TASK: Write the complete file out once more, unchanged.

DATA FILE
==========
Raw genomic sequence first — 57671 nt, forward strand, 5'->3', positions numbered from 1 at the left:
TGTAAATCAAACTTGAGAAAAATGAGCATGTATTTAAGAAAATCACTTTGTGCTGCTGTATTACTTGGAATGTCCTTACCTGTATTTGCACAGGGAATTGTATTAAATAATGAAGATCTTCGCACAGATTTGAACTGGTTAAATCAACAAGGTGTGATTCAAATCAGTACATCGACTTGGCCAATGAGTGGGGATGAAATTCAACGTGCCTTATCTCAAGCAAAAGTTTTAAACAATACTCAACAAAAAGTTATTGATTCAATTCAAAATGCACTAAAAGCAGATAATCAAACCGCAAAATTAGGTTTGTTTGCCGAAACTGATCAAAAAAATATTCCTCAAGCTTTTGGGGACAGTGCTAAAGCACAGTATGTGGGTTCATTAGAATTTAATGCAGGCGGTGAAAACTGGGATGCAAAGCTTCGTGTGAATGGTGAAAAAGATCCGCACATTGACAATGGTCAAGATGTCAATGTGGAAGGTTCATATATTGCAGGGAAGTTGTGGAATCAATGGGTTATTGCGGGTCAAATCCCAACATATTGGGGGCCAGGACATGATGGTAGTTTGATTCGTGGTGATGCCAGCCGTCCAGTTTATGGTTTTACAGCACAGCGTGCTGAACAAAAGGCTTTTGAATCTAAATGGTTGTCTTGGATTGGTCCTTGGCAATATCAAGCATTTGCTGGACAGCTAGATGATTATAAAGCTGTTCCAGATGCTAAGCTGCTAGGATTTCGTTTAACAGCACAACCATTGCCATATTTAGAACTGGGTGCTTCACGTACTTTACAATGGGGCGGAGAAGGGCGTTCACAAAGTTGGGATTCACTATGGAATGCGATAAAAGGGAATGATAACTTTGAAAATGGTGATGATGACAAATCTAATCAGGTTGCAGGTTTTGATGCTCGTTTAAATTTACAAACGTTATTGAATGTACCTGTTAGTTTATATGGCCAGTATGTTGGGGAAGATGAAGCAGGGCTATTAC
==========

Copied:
Raw genomic sequence first — 57671 nt, forward strand, 5'->3', positions numbered from 1 at the left:
TGTAAATCAAACTTGAGAAAAATGAGCATGTATTTAAGAAAATCACTTTGTGCTGCTGTATTACTTGGAATGTCCTTACCTGTATTTGCACAGGGAATTGTATTAAATAATGAAGATCTTCGCACAGATTTGAACTGGTTAAATCAACAAGGTGTGATTCAAATCAGTACATCGACTTGGCCAATGAGTGGGGATGAAATTCAACGTGCCTTATCTCAAGCAAAAGTTTTAAACAATACTCAACAAAAAGTTATTGATTCAATTCAAAATGCACTAAAAGCAGATAATCAAACCGCAAAATTAGGTTTGTTTGCCGAAACTGATCAAAAAAATATTCCTCAAGCTTTTGGGGACAGTGCTAAAGCACAGTATGTGGGTTCATTAGAATTTAATGCAGGCGGTGAAAACTGGGATGCAAAGCTTCGTGTGAATGGTGAAAAAGATCCGCACATTGACAATGGTCAAGATGTCAATGTGGAAGGTTCATATATTGCAGGGAAGTTGTGGAATCAATGGGTTATTGCGGGTCAAATCCCAACATATTGGGGGCCAGGACATGATGGTAGTTTGATTCGTGGTGATGCCAGCCGTCCAGTTTATGGTTTTACAGCACAGCGTGCTGAACAAAAGGCTTTTGAATCTAAATGGTTGTCTTGGATTGGTCCTTGGCAATATCAAGCATTTGCTGGACAGCTAGATGATTATAAAGCTGTTCCAGATGCTAAGCTGCTAGGATTTCGTTTAACAGCACAACCATTGCCATATTTAGAACTGGGTGCTTCACGTACTTTACAATGGGGCGGAGAAGGGCGTTCACAAAGTTGGGATTCACTATGGAATGCGATAAAAGGGAATGATAACTTTGAAAATGGTGATGATGACAAATCTAATCAGGTTGCAGGTTTTGATGCTCGTTTAAATTTACAAACGTTATTGAATGTACCTGTTAGTTTATATGGCCAGTATGTTGGGGAAGATGAAGCAGGGCTATTAC